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The Democratic Strategist

Political Strategy for a Permanent Democratic Majority

Why the 2022 Midterms Are a Toss-Up

At The Cook Political Report Charlie Cook explains why “The Midterm Elections Are a Jump Ball“:

With the Senate 50-50 and the current House split 218 to 212, with five vacant seats we’re headed toward another compelling cycle.

Republicans have more exposure in the Senate, as they’re defending 20 seats, against just 14 for Democrats. Republicans are also trying to hold onto five open seats, versus Democrats’ none.

Yet history is on Republicans’ side. In the House, the party holding the presidency has had a net loss of seats in 37 (95 percent) out of 39 midterm elections. The two exceptions were 1934, Franklin Roosevelt’s first midterm election when voters were not yet finished punishing Herbert Hoover’s party, and 2002, when George W. Bush still had an unusually high 63 percent Gallup job-approval rating 14 months after the Sept. 11 attacks.

In the 26 midterms since the direct election of senators began in 1914, the president’s party has lost seats in 19 (73 percent), remained even in one (Bill Clinton’s second midterm), and gained in six midterms, most recently 2018, when President Trump’s GOP picked up seats.


How President Biden is faring on Election Day in 565 days is the great unknown. But at this stage, he’s at 53 percent approval in both the RealClearPolitics and FiveThirtyEight polling averages, and 54 percent in Gallup. Biden is doing better than Trump was at this point in his presidency, roughly on par with Clinton, and slightly below Bush 43, and Obama.

In addition,

While most voters cast ballots straight down party lines, the economic picture will be important. Right now, the forecasts are for very strong growth through next year but if some of the warnings about Biden’s spending initiatives overheating the economy come to pass and result in a round of inflation, it is pretty safe to assume that this would tank Democratic hopes to retain their majorities….While there are some struggles between the progressive and establishment wings of the Democratic Party, the potential for strife between the Trump acolytes and legacy Republicans looks potentially graver. Most critically, will the GOP nominate “exotic” nominees in critical races, which hurt its chances of winning.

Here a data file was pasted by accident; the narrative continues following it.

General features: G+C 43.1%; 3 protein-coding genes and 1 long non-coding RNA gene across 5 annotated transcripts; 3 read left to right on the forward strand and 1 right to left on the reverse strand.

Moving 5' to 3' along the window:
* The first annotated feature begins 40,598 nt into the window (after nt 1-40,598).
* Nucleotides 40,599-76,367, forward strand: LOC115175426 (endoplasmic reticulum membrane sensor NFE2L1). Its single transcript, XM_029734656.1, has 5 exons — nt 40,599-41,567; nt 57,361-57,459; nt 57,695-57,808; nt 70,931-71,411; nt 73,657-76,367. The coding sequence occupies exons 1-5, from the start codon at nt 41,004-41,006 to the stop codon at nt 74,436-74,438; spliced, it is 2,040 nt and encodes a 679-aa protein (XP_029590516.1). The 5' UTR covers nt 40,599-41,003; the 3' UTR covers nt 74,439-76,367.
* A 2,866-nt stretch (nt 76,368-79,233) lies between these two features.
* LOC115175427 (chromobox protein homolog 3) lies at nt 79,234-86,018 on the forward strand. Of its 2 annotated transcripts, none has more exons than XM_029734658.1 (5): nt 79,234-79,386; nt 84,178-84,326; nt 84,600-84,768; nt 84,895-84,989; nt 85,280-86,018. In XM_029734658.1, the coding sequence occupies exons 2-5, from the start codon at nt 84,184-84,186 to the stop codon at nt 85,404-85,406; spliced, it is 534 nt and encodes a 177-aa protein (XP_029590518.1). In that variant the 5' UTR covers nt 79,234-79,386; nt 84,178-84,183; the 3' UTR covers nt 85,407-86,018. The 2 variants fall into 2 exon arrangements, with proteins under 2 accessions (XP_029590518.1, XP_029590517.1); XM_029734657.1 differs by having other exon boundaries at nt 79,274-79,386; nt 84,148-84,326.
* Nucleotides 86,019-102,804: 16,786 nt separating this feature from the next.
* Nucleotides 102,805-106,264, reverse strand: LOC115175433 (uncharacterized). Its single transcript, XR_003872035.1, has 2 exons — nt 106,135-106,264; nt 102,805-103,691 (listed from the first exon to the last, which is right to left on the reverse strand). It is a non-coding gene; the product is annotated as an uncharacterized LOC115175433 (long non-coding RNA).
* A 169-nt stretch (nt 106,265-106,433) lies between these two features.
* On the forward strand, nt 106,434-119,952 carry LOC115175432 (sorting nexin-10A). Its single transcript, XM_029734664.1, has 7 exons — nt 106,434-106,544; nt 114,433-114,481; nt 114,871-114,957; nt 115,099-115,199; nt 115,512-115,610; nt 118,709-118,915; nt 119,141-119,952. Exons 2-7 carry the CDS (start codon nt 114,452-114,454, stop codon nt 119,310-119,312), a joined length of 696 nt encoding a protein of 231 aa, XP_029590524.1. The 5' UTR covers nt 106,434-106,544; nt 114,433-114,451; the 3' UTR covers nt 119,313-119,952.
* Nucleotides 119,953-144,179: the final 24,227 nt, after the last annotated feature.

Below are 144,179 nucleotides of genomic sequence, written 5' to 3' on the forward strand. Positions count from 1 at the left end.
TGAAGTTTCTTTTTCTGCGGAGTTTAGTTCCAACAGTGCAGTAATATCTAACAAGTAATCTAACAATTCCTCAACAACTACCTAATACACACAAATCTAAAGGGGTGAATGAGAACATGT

Cook concludes:

Given that the current Democratic Senate majority was basically determined by their narrowest win in the last election—Sen. Raphael Warnock’s 55,354-vote victory in the Jan. 5 special runoff election in Georgia—and the House by a total of 31,751 votes in a handful of districts around the country, just about any factor could be determinative. Anyone who professes certainty at this stage is just blowing (or inhaling) smoke.

As usual, hold your bets to the closing weeks of the midterm elections.

3 comments on “Why the 2022 Midterms Are a Toss-Up

  1. Victor on

    The borrowing in capital markets for US debt could tame the exuberant irrationality of this boom period.

    Most Americans don’t have any idea what inflation is.

    If home prices go up they will mostly cheer.

    Most of the spending of these Biden plans would take place so far in the future that what people are actually talking about is not inflation but inflation speculation.

    Inflation in wages is very unlikely. In goods like energy is also rather unlikely. Food prices are also very unlikely to change because demand for them is not that elastic/flexible.

    So what is this “inflation” people talk about?

  2. Martin Lawford on

    If Charlie Cook is correct that a burst of inflation next year would put a crimp in Democratic electoral hopes, what can the Democrats do about it in the meantime? Their ambitious spending plans are based on monetizing a trillion-dollar federal deficit. It would take a heavy tax increase to pay for that, much too heavy to be borne by the over-$400K taxpayers; there aren’t enough of those to pay the freight. Yet, a big tax increase in an election year is usually political poison, so the most likely course of action for the Democrats would be to borrow and spend as planned, and hope that it does not cause the inflation Cook warns against.


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